AngryCorvair (Forum Supporter)
AngryCorvair (Forum Supporter) MegaDork
12/31/21 7:06 p.m.

Ok, second attempt, 100% fusion except where I had to fill a pinhole that wouldn't flow shut without a dab of filler.

outside:

and inside:

It's interesting to note the slight necking down around the welded circumference. I think I'll run up to FLAPS and grab a short section of 3/8" steel line and experiment with that a bit.

GaryC83
GaryC83 New Reader
12/31/21 8:29 p.m.

In reply to AngryCorvair (Forum Supporter) :if you are setup to back purge, back purging will help. The other thing I would do is back down on the amperage a bit.. it should just be getting fusion on the inside of the panel,, not bursting through. 

 

even the tiny bit of flow of argon thru the back helps with that. 

Otherwise, like always I would personally recommend against welding brake lines. But feel free to expirament. I weld thin wall E36 M3 all the time, but its obviously for q much different purpose. 

Your welding has come a long ways, keep u the good work. 

AngryCorvair (Forum Supporter)
AngryCorvair (Forum Supporter) MegaDork
12/31/21 8:39 p.m.

In reply to GaryC83 and TVR Scott:

these are fuel lines, so will only see about 50 psi. I also would not DIY weld brake tubes, because brake pressures are in the 1000 psi range.

i have a second regulator so I'll give back-purging a try. Thanks for the suggestion!

GaryC83
GaryC83 New Reader
12/31/21 8:49 p.m.

In reply to AngryCorvair (Forum Supporter) :

Didn't even catch the line size or purpose.. Apologies. I'm doing about 12 things at the shop currently waiting on a weld to cool. 

 

Fuel lines, I have welded stainless lines before. Its not "recommended" but I've done it quite often for various reasons. Custom lines with welded on adapters, etc. Also done it for custom hardlines for trans lines running to the bulkhead fittings and the like. Before jogging to the cooler.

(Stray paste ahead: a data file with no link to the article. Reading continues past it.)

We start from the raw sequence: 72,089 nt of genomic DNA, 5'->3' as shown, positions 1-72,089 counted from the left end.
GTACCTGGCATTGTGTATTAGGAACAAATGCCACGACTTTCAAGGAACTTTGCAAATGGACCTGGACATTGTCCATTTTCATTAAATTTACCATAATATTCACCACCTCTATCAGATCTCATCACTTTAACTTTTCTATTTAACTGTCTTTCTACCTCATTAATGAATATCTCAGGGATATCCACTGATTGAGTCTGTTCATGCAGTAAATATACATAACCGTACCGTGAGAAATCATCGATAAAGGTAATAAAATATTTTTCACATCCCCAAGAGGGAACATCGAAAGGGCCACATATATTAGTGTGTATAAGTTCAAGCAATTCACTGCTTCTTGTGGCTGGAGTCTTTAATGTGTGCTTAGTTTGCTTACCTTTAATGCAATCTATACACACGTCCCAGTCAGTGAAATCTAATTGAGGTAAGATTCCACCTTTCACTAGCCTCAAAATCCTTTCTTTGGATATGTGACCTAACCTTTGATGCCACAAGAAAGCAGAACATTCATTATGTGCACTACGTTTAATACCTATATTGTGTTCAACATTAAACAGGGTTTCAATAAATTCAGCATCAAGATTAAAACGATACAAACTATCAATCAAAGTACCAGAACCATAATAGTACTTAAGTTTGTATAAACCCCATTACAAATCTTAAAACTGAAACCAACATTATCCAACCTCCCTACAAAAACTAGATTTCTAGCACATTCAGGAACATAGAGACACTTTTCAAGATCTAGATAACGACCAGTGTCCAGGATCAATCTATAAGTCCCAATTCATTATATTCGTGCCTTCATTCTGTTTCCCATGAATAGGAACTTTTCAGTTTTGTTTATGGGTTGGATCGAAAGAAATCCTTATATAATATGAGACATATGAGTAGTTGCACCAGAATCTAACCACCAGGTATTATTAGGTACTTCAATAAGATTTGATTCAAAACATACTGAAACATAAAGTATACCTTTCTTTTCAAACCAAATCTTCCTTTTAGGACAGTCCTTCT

Definitely give back purging a try. Its amazing the difference. Make sure you allow it to flow out. Poke a hole or two in the end of your opposite end, and set your CFH to 10-12, typically.  On super small stuff you can drop it down further as well, usually. 

AngryCorvair (Forum Supporter)
AngryCorvair (Forum Supporter) MegaDork
12/31/21 9:16 p.m.

In reply to GaryC83 :

Thanks for the kind words and helpful advice. I really enjoy welding and I really want to improve my skills, so I appreciate the hints from you and others.

TVR Scott
TVR Scott SuperDork
12/31/21 9:24 p.m.

I missed that you were playing with fuel line too!

I'm personally super excited with how well your Tig welding is coming along.  Keep at it!

GaryC83
GaryC83 New Reader
12/31/21 10:51 p.m.

Working on this chassis and I had another thought for you, if you are going to play with sleeving things, for E36 M3s and grins. 

Consider trying silicon bronze with your tig to 'sweat' the sleeve onto the tubing. Honestly it's a great process for stuff like that, as its a lot lower temp and you won't actually wind up getting any fusion through the backside done properly..and a properly done joint should be more than capable of holding 50psi. 

AngryCorvair (Forum Supporter)
AngryCorvair (Forum Supporter) MegaDork
12/31/21 11:03 p.m.

In reply to GaryC83 :

I will buy some silicon bronze rod and practice a bit with it.

maschinenbau
maschinenbau UltraDork